The Scottish path to capitalist agriculture 3: the enlightenment as the theory and practice of improvement

Neil Davidson

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    11 Citations (Scopus)


    The second in this series of articles traced the transformation of Scottish agriculture during the period between 1747 and 1815. The Scottish Enlightenment is usually seen either as a passive expression of these and related economic changes, or as a local variant on European-wide intellectual trends with little direct connection to economy or society. In fact, it was directly involved in the transformation in three ways: as a theory of socio-economic development ('political economy'), a programme for agrarian change and the movement for its implementation ('Improvement'). The Scottish Enlightenment theorists were always conscious of the oppressive aspects of the division of labour which were inevitable under their own model of 'commercial society'. Towards the end of the eighteenth century, however, they became increasingly aware of how 'actually existing capitalism' concentrated power in ways that the model had not predicted. Faced with the counter-revolutionary onslaught on British radicalism which occurred in response to the French Revolution, the Scottish Enlightenment shattered under the weight of these contradictions into its component academic disciplines. The economic aspects of the Scottish Revolution accomplished, political economy increasingly shed all elements of critique and became reduced to an intellectually rigorous justification for the now capitalist landowning classes and the emergent industrial bourgeoisie.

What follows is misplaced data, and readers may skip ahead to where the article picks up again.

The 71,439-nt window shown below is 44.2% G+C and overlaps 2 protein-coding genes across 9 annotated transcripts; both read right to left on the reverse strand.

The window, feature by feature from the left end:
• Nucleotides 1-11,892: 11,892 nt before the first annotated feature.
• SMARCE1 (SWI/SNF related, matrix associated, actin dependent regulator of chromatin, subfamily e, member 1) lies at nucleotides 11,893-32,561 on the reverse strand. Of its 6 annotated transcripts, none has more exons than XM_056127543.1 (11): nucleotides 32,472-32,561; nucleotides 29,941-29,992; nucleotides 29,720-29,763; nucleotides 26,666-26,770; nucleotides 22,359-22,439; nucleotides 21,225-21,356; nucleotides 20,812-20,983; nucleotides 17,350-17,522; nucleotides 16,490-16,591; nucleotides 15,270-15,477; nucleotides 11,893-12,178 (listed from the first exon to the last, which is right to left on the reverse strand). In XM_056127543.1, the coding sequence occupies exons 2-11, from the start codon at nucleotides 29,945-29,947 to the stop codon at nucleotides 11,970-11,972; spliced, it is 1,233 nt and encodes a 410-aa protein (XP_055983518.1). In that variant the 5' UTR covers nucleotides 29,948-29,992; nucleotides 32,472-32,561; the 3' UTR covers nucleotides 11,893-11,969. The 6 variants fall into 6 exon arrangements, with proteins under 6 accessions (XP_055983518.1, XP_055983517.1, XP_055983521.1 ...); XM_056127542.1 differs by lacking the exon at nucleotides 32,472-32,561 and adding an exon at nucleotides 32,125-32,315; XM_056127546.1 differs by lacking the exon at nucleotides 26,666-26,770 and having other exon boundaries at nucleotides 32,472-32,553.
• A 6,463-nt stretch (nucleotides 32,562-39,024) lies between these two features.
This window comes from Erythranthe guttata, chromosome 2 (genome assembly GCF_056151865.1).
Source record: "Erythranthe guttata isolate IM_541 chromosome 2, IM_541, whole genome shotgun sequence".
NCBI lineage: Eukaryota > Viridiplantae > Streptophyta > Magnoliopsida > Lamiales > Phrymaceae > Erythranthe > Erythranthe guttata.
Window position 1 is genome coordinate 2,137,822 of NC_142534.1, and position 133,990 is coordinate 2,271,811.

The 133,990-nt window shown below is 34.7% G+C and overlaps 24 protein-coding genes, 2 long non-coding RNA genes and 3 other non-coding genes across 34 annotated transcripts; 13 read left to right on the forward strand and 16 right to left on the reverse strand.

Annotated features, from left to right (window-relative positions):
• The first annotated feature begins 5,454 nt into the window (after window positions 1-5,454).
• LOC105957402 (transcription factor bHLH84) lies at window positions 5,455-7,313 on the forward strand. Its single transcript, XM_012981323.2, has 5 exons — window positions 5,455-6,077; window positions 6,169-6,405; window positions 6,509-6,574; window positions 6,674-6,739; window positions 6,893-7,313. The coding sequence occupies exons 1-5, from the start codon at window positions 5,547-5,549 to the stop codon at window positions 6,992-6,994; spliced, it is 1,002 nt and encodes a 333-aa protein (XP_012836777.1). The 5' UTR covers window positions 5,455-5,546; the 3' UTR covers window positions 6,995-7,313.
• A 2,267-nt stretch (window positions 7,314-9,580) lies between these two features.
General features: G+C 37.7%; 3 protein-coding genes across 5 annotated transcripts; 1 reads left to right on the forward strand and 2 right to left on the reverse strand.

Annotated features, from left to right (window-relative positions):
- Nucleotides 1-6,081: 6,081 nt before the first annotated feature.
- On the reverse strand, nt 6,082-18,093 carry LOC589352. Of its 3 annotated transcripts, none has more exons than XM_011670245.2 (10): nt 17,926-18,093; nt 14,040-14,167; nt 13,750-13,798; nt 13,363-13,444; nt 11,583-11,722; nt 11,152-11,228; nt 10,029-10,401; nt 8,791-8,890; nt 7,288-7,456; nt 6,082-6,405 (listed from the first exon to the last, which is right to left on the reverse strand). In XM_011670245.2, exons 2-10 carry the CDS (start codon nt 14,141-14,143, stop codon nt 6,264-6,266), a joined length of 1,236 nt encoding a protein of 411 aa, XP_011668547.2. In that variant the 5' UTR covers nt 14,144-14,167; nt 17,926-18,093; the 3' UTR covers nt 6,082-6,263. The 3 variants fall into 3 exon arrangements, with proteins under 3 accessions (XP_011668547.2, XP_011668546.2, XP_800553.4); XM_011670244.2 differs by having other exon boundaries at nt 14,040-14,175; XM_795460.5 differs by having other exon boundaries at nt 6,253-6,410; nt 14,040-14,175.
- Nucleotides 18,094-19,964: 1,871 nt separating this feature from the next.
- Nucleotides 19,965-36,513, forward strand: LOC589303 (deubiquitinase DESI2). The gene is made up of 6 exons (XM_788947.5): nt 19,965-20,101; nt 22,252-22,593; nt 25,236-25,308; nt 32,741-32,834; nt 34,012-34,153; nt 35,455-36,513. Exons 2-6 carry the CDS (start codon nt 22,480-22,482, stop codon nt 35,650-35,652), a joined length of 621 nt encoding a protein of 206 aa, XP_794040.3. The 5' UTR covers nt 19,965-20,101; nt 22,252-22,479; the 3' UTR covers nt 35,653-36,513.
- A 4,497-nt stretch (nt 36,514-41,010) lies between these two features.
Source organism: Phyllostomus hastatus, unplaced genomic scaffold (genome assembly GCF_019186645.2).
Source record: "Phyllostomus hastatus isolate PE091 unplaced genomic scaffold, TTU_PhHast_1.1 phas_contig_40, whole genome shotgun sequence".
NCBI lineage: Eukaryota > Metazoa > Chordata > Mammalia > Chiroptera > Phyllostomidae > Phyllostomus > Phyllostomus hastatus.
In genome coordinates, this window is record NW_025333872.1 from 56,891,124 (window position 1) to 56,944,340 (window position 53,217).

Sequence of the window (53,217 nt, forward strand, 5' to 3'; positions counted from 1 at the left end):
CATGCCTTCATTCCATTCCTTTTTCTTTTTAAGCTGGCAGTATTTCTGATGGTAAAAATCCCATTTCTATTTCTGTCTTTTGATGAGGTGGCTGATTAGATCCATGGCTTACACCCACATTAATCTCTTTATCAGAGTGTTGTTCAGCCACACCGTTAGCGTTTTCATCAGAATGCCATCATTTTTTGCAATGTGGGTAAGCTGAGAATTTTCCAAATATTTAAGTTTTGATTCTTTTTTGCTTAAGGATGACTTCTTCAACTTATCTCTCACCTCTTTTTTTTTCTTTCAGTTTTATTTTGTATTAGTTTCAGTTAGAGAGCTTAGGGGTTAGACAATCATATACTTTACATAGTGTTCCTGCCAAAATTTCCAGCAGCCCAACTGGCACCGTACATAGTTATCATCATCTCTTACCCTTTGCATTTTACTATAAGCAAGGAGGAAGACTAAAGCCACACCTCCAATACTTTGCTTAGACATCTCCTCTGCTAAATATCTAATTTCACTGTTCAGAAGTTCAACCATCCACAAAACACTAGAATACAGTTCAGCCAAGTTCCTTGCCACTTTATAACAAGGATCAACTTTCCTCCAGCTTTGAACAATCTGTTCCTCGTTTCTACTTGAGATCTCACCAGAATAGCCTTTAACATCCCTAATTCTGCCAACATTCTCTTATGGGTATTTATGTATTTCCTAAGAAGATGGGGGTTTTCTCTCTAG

Original languageEnglish
    Pages (from-to)1-72
    Number of pages71
    JournalJournal of Agrarian Change
    Issue number1
    Publication statusPublished - Jan 2005


    • Scottish Enlightenment
    • bourgeois revolution
    • civil society
    • agrarian reform
    • patriotism
    • political economy
    • improvement
    • commercial society


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